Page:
Calling it an investment in the future, UCSB alumnus and Oracle chairman Jeff Henley delivered the largest single gift in the school’s history Saturday evening: $50 million, which will provide more prominence to UCSB’s quiet growth in the fields of science and engineering.
If the donation inspires others to give more, all the better, say Henley and university officials.
“There’s a feeling, from us, that UCSB doesn’t get enough recognition for all that it does,” said Henley’s wife, Judy.
“I think we’re better than our brand,” her husband chimed in, complimenting many of the students with whom he’s talked who have chosen UCSB for its growing science prowess.
The Henleys’ gift was formally announced at a reception Saturday night at the Bren School of Environmental Science & Management. The gift will support the Institute for Energy Efficiency and the College of Engineering.
About $30 million of the donation will go toward construction of Henley Hall, which will house the institute, with the remainder to be used for various priorities in the College of Engineering.
Before Saturday’s event, Henley spoke with reporters on a Bren School balcony overlooking the Pacific Ocean to talk about the decision.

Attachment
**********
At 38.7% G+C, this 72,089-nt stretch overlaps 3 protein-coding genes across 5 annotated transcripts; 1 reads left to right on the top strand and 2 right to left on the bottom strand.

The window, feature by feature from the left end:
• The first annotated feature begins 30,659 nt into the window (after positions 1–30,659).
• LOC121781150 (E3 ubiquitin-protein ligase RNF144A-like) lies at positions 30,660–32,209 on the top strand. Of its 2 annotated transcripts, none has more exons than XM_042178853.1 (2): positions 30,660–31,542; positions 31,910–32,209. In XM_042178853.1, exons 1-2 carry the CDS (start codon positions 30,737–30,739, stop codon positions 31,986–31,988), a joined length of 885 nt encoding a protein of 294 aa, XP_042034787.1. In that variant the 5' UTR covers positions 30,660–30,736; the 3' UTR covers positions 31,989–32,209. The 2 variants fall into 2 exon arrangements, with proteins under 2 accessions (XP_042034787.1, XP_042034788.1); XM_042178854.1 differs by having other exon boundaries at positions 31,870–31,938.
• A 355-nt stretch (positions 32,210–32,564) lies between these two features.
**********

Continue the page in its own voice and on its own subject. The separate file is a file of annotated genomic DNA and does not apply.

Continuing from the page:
“UCSB is the world’s best-kept secret,” he said, adding that he wants to inspire more students to pursue science and engineering. “That’s really what excites me.”
He helped found the Institute for Energy Efficiency and sits on the IEE’s Directors Council and Global Advisory Board, and is a member of the College of Engineering Dean’s Cabinet.
Henley has been chairman of Oracle for the last eight years after previously serving as the business hardware and software systems company’s chief financial officer and executive vice president from 1991 to 2004.
“The more we learned and got involved, the more it made sense to make a bigger gift,” said Henley, adding that he thinks of it as an investment.
UCSB needs more engineering and science lab space, and the funding will help consolidate the energy-efficiency work into one building, he said.
Henley told Noozhawk the remainder of the funding that doesn’t go toward the new building will be up to UCSB to determine how the College of Engineering spends it.
“We want to continue the upward trajectory of engineering and science,” he said.
Although it’s the biggest gift in UCSB’s history, it’s not as big as contributions seen at places like Caltech or Stanford, said Henley, who called for “donors to think bigger” in a time of ubiquitous budget cuts.
“Our campus is excited and thrilled to receive this gift,” UCSB Chancellor Henry Yang told Noozhawk.
Private funding has become more crucial than ever to the university. With California’s budget deficit climbing recently to $16 billion, more cuts are likely to higher education in the coming budget year.
In terms of overall funding, Yang told Noozhawk that UCSB receives half of what it received from the state just 10 years ago.
“We’re hopeful this gift will inspire more supporters,” he said, noting that the campus is continuing to work toward its $1 billion capital campaign goal.